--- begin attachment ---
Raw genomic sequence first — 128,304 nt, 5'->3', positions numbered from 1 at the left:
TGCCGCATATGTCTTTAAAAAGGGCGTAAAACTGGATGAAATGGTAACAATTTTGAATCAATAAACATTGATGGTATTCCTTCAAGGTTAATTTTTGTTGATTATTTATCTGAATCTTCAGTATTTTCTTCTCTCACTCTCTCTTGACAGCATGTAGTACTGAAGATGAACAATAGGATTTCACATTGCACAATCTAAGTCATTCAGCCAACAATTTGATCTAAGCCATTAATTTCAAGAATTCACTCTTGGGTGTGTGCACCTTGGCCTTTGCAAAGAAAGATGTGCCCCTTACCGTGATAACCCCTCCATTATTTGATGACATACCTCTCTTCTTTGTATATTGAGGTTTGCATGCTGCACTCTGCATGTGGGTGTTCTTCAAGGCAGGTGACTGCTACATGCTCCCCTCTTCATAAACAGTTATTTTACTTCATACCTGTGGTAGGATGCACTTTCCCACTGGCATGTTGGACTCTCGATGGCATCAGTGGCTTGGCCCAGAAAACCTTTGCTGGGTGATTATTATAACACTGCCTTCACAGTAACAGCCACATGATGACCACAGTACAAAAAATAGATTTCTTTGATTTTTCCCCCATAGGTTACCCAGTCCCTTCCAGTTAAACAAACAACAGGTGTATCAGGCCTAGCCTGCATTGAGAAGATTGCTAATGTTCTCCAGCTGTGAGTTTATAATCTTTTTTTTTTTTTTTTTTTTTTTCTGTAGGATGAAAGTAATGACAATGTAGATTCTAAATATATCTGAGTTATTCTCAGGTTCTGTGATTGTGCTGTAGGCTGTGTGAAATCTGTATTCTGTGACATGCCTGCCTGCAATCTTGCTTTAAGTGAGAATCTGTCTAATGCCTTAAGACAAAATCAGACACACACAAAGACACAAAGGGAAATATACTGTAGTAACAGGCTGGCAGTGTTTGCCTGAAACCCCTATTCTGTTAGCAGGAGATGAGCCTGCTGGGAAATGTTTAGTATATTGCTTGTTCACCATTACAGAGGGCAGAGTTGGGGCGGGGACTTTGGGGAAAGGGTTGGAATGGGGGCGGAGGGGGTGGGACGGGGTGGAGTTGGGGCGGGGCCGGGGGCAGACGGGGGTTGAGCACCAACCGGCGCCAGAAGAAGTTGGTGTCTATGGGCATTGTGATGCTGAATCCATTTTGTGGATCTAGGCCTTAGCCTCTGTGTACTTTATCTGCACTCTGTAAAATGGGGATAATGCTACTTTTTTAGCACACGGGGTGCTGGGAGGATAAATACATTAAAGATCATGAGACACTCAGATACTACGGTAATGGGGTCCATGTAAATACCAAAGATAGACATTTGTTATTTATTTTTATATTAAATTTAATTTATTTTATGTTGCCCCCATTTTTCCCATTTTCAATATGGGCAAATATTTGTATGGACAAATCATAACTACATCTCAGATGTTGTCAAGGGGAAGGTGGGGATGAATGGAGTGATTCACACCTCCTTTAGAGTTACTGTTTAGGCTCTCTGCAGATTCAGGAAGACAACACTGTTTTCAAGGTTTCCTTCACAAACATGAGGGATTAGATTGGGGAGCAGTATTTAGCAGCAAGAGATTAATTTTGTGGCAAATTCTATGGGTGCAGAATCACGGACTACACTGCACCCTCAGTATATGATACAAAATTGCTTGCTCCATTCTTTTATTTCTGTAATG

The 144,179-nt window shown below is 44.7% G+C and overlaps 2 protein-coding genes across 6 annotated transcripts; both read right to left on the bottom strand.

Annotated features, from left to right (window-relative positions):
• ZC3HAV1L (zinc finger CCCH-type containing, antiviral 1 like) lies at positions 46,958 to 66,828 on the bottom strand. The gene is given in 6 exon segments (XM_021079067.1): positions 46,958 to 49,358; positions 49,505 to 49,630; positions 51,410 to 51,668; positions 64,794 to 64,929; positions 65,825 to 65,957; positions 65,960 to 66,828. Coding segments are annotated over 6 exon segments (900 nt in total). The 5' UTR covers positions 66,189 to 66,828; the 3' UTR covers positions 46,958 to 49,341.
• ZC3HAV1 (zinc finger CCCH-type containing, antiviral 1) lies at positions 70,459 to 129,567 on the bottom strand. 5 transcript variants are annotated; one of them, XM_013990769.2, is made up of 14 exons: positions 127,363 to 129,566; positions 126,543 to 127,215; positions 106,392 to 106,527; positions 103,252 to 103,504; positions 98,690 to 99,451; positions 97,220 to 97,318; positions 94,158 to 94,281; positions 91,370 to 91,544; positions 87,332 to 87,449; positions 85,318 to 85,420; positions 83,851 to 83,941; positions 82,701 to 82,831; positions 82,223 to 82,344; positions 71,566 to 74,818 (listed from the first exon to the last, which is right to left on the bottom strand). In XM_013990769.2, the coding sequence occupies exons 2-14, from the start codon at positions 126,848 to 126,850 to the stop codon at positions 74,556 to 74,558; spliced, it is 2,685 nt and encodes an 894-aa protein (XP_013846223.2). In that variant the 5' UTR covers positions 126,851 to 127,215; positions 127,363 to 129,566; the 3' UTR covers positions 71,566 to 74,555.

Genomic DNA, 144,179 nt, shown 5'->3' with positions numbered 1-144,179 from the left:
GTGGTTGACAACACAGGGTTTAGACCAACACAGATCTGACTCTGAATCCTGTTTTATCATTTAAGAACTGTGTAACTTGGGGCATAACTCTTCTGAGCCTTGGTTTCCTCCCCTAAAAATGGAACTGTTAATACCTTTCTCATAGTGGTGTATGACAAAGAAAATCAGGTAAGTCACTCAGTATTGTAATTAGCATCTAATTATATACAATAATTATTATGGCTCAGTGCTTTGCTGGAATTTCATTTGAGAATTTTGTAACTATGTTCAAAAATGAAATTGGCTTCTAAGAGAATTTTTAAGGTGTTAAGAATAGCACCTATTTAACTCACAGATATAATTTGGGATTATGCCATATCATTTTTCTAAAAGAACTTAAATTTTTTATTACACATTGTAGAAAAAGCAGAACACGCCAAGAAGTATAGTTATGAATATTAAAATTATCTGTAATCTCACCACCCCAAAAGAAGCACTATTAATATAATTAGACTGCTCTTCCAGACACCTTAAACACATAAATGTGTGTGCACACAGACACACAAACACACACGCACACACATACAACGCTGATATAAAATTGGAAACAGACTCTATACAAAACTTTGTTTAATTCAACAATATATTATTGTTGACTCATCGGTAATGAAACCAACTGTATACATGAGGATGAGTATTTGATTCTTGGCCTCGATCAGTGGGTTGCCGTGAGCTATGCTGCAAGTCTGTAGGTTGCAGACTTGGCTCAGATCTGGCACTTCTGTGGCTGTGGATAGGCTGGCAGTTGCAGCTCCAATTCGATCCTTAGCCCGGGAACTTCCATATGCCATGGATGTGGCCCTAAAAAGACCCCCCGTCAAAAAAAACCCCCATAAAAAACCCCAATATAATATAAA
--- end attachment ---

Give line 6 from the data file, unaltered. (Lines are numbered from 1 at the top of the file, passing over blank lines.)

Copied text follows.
• ZC3HAV1 (zinc finger CCCH-type containing, antiviral 1) lies at positions 70,459 to 129,567 on the bottom strand. 5 transcript variants are annotated; one of them, XM_013990769.2, is made up of 14 exons: positions 127,363 to 129,566; positions 126,543 to 127,215; positions 106,392 to 106,527; positions 103,252 to 103,504; positions 98,690 to 99,451; positions 97,220 to 97,318; positions 94,158 to 94,281; positions 91,370 to 91,544; positions 87,332 to 87,449; positions 85,318 to 85,420; positions 83,851 to 83,941; positions 82,701 to 82,831; positions 82,223 to 82,344; positions 71,566 to 74,818 (listed from the first exon to the last, which is right to left on the bottom strand). In XM_013990769.2, the coding sequence occupies exons 2-14, from the start codon at positions 126,848 to 126,850 to the stop codon at positions 74,556 to 74,558; spliced, it is 2,685 nt and encodes an 894-aa protein (XP_013846223.2). In that variant the 5' UTR covers positions 126,851 to 127,215; positions 127,363 to 129,566; the 3' UTR covers positions 71,566 to 74,555.